Returning to the example of FIG. 2, application data 130 is routed bi-directionally to and from the processors 110 and 112 through the communications controllers 120 and 122. For further routing of the application data 130, and to provide redundancy for fault tolerant operation, the communications controllers 120 and 122 are communicatively coupled to both transceivers 102 and 104, which are respectively coupled to individual single fiber busses 140 and 142. The application data 130 is transmitted and received on the busses 140 and 142 at a first wavelength. Configuration data 132 is received on the busses 140 and 142 at a second wavelength, filtered by the filters and routed to the memory through the transceivers 102 and 104, communications controllers 120 and 122, and processors 110 and 112. Health maintenance data 134 is retrieved from the memory by processors 110 and 112, forwarded through the communications controllers 120 and 122 to the transceivers 102 and 104 and transmitted on the busses 140 and 142 at the second wavelength.

The transceivers 102 and 104 are configured as described above with respect to transceiver 10 in that they include a first transmitter and receiver pair (150 and 160 respectively) operating at a first wavelength (based on the filters 170 and 172) and a second transmitter and receiver pair (152 and 162 respectively) operating at a second wavelength (based on the filters 174 and 176). The filters associated with each transmitter/receiver pair are utilized as described above.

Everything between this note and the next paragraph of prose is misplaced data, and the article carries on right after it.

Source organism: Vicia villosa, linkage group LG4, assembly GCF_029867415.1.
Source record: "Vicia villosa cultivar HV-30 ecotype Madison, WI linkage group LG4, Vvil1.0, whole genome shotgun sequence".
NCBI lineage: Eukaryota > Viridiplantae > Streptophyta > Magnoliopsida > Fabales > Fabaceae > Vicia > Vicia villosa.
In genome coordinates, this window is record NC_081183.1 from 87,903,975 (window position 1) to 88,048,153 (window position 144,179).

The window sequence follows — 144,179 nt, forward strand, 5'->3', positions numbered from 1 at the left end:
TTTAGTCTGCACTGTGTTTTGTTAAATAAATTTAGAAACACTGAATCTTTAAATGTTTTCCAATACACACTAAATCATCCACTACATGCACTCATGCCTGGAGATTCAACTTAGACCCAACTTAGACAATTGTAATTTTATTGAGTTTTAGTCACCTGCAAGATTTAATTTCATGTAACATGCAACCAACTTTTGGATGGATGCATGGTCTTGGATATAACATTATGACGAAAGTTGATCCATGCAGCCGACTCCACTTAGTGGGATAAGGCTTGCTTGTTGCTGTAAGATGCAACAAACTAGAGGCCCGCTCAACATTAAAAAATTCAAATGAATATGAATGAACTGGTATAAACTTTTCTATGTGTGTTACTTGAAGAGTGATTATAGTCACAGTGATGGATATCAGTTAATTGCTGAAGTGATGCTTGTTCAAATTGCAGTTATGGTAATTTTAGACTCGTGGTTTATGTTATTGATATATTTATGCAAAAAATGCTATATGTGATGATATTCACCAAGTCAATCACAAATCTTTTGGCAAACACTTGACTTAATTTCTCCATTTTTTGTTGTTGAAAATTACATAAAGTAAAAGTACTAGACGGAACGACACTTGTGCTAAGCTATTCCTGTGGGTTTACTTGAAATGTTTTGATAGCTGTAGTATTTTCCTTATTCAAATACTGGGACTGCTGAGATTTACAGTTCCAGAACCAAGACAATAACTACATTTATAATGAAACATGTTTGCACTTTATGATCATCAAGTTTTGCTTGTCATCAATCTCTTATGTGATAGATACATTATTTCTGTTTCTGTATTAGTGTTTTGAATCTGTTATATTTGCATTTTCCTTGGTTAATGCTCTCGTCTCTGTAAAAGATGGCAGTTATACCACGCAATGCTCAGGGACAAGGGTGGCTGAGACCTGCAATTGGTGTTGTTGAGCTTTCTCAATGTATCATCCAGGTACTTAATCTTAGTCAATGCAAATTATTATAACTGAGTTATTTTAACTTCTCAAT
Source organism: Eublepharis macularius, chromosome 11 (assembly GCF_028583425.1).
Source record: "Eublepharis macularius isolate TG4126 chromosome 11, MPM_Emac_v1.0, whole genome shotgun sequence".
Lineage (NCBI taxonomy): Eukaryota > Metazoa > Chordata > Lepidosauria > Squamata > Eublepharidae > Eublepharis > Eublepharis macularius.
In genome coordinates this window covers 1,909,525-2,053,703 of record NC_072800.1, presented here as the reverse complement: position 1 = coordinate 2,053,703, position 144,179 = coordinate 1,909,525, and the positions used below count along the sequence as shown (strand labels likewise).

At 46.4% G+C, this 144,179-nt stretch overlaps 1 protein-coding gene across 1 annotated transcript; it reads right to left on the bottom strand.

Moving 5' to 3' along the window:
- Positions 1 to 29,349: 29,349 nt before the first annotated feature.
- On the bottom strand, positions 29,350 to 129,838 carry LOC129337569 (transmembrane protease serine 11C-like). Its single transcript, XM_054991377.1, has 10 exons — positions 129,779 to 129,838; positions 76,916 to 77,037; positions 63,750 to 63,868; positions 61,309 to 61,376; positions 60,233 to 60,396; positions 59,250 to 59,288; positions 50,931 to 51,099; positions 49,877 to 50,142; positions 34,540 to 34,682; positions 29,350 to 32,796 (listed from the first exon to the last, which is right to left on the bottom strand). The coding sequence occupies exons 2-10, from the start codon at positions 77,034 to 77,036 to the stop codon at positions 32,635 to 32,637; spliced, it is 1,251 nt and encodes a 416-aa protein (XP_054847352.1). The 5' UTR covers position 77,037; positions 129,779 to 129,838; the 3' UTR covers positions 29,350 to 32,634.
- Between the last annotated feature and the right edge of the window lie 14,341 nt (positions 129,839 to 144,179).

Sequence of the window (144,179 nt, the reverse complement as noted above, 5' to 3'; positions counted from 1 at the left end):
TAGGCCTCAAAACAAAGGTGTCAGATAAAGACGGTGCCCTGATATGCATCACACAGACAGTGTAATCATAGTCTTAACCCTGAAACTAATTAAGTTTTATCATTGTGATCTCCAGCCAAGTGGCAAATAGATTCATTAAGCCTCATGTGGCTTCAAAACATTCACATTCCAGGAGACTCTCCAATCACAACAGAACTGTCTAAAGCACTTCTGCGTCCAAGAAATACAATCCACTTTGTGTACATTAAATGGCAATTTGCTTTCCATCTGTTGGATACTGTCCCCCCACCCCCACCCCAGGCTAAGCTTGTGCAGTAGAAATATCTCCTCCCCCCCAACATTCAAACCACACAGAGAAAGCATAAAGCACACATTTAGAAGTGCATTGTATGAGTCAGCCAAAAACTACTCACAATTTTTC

Filters 170 and 172 allow the transmissions therethrough from transceivers 150 and 160, at the first wavelength (application data to be transmitted on busses 140 and 142), through a cut out (not shown in FIG. 2), and also allows the reception of signals at the first wavelength (application data received via busses 140 and 142) at transceivers 150 and 160, through the filtering portion of the respective filter 170 and 172. The filtering portion of filters 170 and 172 prevent optical signals at the second wavelength (configuration data and health maintenance data) from reaching the transceiver 152 and 162.

In addition, filters 174 and 176 allow the transmission from transceivers 152 and 162, at the second wavelength (health maintenance data to be transmitted on busses 140 and 142), through a cut out (not shown in FIG. 2), and also allows the reception of signals at the second wavelength (configuration data received via busses 140 and 142) at transceivers 152 and 162, through the filtering portion of the respective filter 174 and 176. The filtering portion of filters 174 and 176 prevent optical signals at the first wavelength (configuration data) from reaching the transceivers 150 and 160.

Each avionic computer or LRU in a system architecture typically incorporates dual redundant data links for fault tolerance and resource availability. Whether the LRU deploys a single microprocessor or dual microprocessor architecture depends on the requirement for that avionic system. As shown in the avionics computer 100 of FIG. 2, each processor 110 and 112 is communicatively coupled to two communication controllers 120 and 122. The controllers can be of the same type, or they may be different, incorporating one or more communication protocols for flexibility. Each controller 120 and 122 is communicatively coupled to two optical transceivers 102 and 104 in a crossed strap configuration to allow the optical fibers to carry dual, but distinguishable optical communication protocols. Through the utilization of bidirectional, half duplex transceivers, only two wavelengths are needed to handle all sensing/control data (application data) and all configuration and health maintenance data.